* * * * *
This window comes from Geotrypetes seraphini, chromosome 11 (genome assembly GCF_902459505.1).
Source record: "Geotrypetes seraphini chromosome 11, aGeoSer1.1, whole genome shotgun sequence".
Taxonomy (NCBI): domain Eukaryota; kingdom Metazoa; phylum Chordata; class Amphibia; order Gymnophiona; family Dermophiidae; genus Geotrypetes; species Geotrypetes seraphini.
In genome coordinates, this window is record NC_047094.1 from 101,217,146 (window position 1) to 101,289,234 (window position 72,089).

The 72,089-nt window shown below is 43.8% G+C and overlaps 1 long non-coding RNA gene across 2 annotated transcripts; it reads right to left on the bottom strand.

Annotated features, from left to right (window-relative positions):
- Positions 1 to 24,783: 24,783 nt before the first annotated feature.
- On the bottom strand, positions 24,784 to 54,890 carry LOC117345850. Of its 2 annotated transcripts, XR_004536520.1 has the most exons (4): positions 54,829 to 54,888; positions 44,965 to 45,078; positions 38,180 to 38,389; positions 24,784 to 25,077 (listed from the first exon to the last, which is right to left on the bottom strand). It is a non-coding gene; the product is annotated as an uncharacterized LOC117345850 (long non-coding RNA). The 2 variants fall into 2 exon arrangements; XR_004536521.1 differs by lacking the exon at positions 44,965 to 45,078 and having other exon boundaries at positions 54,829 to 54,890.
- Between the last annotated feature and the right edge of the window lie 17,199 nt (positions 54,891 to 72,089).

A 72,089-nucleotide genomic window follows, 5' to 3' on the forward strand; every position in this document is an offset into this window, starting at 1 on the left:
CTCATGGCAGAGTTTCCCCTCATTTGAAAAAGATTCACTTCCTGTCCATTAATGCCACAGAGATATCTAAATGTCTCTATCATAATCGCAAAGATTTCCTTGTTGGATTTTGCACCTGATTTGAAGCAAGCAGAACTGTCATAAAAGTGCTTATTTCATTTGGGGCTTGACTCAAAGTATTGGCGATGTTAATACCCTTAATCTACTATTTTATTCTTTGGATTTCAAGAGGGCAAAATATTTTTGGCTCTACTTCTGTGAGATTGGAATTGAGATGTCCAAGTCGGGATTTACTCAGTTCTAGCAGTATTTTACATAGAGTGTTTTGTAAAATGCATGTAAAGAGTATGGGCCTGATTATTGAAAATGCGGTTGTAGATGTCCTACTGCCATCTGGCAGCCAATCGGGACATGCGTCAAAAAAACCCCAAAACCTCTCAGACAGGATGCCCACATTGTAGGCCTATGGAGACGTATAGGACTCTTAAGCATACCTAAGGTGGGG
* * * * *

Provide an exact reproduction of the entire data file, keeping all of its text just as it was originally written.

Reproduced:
This window comes from Geotrypetes seraphini, chromosome 11 (genome assembly GCF_902459505.1).
Source record: "Geotrypetes seraphini chromosome 11, aGeoSer1.1, whole genome shotgun sequence".
Taxonomy (NCBI): domain Eukaryota; kingdom Metazoa; phylum Chordata; class Amphibia; order Gymnophiona; family Dermophiidae; genus Geotrypetes; species Geotrypetes seraphini.
In genome coordinates, this window is record NC_047094.1 from 101,217,146 (window position 1) to 101,289,234 (window position 72,089).

The 72,089-nt window shown below is 43.8% G+C and overlaps 1 long non-coding RNA gene across 2 annotated transcripts; it reads right to left on the bottom strand.

Annotated features, from left to right (window-relative positions):
- Positions 1 to 24,783: 24,783 nt before the first annotated feature.
- On the bottom strand, positions 24,784 to 54,890 carry LOC117345850. Of its 2 annotated transcripts, XR_004536520.1 has the most exons (4): positions 54,829 to 54,888; positions 44,965 to 45,078; positions 38,180 to 38,389; positions 24,784 to 25,077 (listed from the first exon to the last, which is right to left on the bottom strand). It is a non-coding gene; the product is annotated as an uncharacterized LOC117345850 (long non-coding RNA). The 2 variants fall into 2 exon arrangements; XR_004536521.1 differs by lacking the exon at positions 44,965 to 45,078 and having other exon boundaries at positions 54,829 to 54,890.
- Between the last annotated feature and the right edge of the window lie 17,199 nt (positions 54,891 to 72,089).

A 72,089-nucleotide genomic window follows, 5' to 3' on the forward strand; every position in this document is an offset into this window, starting at 1 on the left:
CTCATGGCAGAGTTTCCCCTCATTTGAAAAAGATTCACTTCCTGTCCATTAATGCCACAGAGATATCTAAATGTCTCTATCATAATCGCAAAGATTTCCTTGTTGGATTTTGCACCTGATTTGAAGCAAGCAGAACTGTCATAAAAGTGCTTATTTCATTTGGGGCTTGACTCAAAGTATTGGCGATGTTAATACCCTTAATCTACTATTTTATTCTTTGGATTTCAAGAGGGCAAAATATTTTTGGCTCTACTTCTGTGAGATTGGAATTGAGATGTCCAAGTCGGGATTTACTCAGTTCTAGCAGTATTTTACATAGAGTGTTTTGTAAAATGCATGTAAAGAGTATGGGCCTGATTATTGAAAATGCGGTTGTAGATGTCCTACTGCCATCTGGCAGCCAATCGGGACATGCGTCAAAAAAACCCCAAAACCTCTCAGACAGGATGCCCACATTGTAGGCCTATGGAGACGTATAGGACTCTTAAGCATACCTAAGGTGGGG